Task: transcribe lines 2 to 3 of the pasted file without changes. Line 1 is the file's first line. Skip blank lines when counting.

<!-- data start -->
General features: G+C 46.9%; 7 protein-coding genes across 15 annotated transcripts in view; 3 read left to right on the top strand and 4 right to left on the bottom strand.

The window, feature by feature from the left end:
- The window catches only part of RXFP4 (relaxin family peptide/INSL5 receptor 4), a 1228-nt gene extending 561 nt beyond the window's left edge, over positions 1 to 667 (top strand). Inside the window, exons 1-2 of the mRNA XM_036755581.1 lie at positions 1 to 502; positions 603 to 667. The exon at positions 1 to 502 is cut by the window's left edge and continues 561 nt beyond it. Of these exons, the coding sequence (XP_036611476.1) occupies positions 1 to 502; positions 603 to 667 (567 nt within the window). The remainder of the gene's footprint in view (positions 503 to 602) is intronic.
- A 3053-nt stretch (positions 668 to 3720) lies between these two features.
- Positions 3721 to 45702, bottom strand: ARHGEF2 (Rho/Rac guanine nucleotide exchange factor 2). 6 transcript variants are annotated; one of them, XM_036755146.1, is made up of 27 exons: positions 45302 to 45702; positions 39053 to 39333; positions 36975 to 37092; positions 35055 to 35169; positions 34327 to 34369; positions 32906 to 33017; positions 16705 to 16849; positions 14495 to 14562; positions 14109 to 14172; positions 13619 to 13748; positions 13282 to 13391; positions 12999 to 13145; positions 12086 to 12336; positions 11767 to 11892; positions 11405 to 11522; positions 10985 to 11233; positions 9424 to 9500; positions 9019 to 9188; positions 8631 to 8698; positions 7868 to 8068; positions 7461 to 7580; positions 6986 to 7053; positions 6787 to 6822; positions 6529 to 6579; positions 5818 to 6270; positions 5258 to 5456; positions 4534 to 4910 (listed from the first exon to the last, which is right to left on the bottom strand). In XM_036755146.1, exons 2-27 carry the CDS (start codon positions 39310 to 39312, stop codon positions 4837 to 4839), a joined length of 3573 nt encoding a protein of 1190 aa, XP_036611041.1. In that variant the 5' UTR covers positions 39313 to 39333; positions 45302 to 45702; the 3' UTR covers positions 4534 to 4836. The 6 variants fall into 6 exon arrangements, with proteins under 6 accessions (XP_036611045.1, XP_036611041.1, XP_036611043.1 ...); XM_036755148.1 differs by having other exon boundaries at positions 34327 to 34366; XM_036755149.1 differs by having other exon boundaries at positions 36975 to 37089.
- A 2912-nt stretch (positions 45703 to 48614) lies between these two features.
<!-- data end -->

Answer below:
The window, feature by feature from the left end:
- The window catches only part of RXFP4 (relaxin family peptide/INSL5 receptor 4), a 1228-nt gene extending 561 nt beyond the window's left edge, over positions 1 to 667 (top strand). Inside the window, exons 1-2 of the mRNA XM_036755581.1 lie at positions 1 to 502; positions 603 to 667. The exon at positions 1 to 502 is cut by the window's left edge and continues 561 nt beyond it. Of these exons, the coding sequence (XP_036611476.1) occupies positions 1 to 502; positions 603 to 667 (567 nt within the window). The remainder of the gene's footprint in view (positions 503 to 602) is intronic.